The chaos followed weeks of tension between the opposition and the government led by Bakiev, who opponents say has cracked down on independent media and fostered corruption.


Opposition figure Bolot Sherniazov, who has been named interim interior minister, told RFE/RL's Radio Azattyk in the early hours of April 8 that the new government was already preparing to investigate Bakiev and his government.
 

"The interim government has enough force and enough political will [to investigate President Kurmanbek Bakiev's deeds," he said. "Compared with [former President Askar] Akaev, [Bakiev's] government [has more blood on its hands]. Investigating the Bakiev government's crimes I think will take much longer."



Security Fears

RFE/RL correspondents in Bishkek say opposition leaders appeared on state-run television in the evening of April 7 to reassure the public that "people power" was now in control of the government.


But there was also another message. Azimbek Beknazarov, a member of the new interim government, said in a broadcast that the new government plans to make public the "names of all the officials who exploited Kyrgyzstan within the last 20 years."


He continued, "We need to punish them. We need to find their wealth even from the deep hiding [places] under the Earth. We must return the people's wealth to the people. Only after that might the people trust us."


Correspondents described the situation in Bishkek late on April 7 as "tense" and reported sporadic reports of looting in some parts of the city.


The Kyrgyz news agency Kabar said looters ransacked and set ablaze a house belonging to Bakiev's family.


Kyrgyzstan's border control service said it had closed its border with Kazakhstan late on April 7 at the request of the Kazakh authorities.


Ismail Isakov, an opposition politician and a former Kyrgyz defense minister, told RFE/RL's Kyrgyz Service that the security situation was stable. "There is no reason to conclude that security is not being maintained in the country," he said. "The people's power has been established everywhere."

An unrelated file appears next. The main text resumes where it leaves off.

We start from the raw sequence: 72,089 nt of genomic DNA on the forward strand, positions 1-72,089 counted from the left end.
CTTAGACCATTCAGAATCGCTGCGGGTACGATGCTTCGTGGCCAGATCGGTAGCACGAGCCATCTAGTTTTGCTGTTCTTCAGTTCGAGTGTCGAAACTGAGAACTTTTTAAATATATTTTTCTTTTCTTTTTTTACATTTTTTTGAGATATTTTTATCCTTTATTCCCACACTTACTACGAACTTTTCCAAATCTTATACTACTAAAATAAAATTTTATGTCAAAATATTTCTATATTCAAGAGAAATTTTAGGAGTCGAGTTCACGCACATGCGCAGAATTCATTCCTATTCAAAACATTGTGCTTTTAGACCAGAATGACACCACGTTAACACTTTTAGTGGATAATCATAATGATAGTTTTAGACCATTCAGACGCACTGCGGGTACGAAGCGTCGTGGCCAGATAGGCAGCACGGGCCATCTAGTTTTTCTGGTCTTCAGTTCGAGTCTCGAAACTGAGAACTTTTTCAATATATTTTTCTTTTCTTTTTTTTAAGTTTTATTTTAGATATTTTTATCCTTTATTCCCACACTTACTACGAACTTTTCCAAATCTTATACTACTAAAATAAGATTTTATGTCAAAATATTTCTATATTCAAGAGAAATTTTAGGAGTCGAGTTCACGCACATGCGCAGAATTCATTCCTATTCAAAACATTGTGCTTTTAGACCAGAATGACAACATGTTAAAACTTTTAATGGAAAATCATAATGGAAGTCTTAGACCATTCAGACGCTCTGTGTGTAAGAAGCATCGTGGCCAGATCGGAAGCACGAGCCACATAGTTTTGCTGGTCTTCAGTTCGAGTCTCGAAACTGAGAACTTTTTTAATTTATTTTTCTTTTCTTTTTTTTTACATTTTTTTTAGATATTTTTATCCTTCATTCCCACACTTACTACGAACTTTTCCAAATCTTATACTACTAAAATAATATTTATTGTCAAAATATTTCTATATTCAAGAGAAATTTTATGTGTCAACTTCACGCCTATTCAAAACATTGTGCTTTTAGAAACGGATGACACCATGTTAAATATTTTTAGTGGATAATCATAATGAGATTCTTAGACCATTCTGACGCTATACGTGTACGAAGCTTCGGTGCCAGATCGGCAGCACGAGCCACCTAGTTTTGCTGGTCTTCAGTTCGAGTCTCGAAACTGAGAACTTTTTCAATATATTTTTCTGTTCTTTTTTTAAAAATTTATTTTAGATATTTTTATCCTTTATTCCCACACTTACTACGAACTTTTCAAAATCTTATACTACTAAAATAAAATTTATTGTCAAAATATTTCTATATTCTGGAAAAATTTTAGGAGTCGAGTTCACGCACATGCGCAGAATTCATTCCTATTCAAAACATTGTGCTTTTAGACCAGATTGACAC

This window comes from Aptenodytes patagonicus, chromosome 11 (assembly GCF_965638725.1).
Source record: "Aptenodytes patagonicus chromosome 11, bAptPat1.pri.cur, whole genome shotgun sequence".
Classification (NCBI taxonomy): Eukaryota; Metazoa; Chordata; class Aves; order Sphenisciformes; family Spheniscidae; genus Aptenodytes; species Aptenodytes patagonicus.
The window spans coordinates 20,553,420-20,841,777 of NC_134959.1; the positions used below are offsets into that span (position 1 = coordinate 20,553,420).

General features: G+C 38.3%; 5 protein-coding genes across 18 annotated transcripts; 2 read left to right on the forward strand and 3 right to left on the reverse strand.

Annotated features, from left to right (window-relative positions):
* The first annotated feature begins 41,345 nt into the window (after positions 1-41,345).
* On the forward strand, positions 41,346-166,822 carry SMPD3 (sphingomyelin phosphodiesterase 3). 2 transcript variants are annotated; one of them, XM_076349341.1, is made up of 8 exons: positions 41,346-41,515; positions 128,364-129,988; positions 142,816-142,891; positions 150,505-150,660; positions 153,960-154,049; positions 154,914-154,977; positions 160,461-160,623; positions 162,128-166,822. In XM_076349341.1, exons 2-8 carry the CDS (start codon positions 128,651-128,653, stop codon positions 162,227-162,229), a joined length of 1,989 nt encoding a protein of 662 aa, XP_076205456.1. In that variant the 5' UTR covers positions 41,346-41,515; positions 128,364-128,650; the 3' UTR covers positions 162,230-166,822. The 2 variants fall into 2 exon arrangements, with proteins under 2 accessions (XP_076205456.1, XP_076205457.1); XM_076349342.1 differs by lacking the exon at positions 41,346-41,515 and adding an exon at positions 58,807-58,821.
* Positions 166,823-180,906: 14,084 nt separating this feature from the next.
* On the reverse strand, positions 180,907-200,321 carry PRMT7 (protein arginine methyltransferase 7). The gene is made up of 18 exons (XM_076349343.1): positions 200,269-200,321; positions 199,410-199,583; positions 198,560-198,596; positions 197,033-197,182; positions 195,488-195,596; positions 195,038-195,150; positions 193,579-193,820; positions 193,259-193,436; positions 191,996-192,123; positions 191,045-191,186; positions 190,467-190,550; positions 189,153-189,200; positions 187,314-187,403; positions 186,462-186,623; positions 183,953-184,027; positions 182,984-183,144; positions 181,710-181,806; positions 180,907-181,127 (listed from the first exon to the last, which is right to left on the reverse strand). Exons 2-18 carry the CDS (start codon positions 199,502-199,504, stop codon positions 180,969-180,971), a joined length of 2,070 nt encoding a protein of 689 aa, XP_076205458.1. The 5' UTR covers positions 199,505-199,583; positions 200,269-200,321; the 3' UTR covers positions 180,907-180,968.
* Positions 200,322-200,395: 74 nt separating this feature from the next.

In Washington, where Kyrgyzstan is considered a close and important ally, the tumult raised concern about the security of the U.S. military air base in the city of Manas, which the U.S. uses to support its operations in Afghanistan. 


U.S. State Department spokesman Philip Crowley said operations at the base appeared to be "functioning normally."

RFE/RL's Kyrgyz Service contributed to this report

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by: Turgai from: Eurasia
April 07, 2010 20:18
Karimov, take note.

by: Jake from: Wisconsin
April 07, 2010 21:04
To anyone who's over there, keep safe.

Odd that we're not hearing more about Osh, other than Bakiyev (possibly) going there. Osh always seems to be at the center of the trouble when things go bad in Kyrgyzstan.

Thank you, RFE/RL, for your coverage. I recently skimmed the cable networks in vain hope of televised coverage of Kyrgyzstan. The closest I got was a ten-second snippet on the Katyn memorial in which the anchorwoman mentioned, and I quote, "Russian leader Vladimir Medvedev." Again, thank you.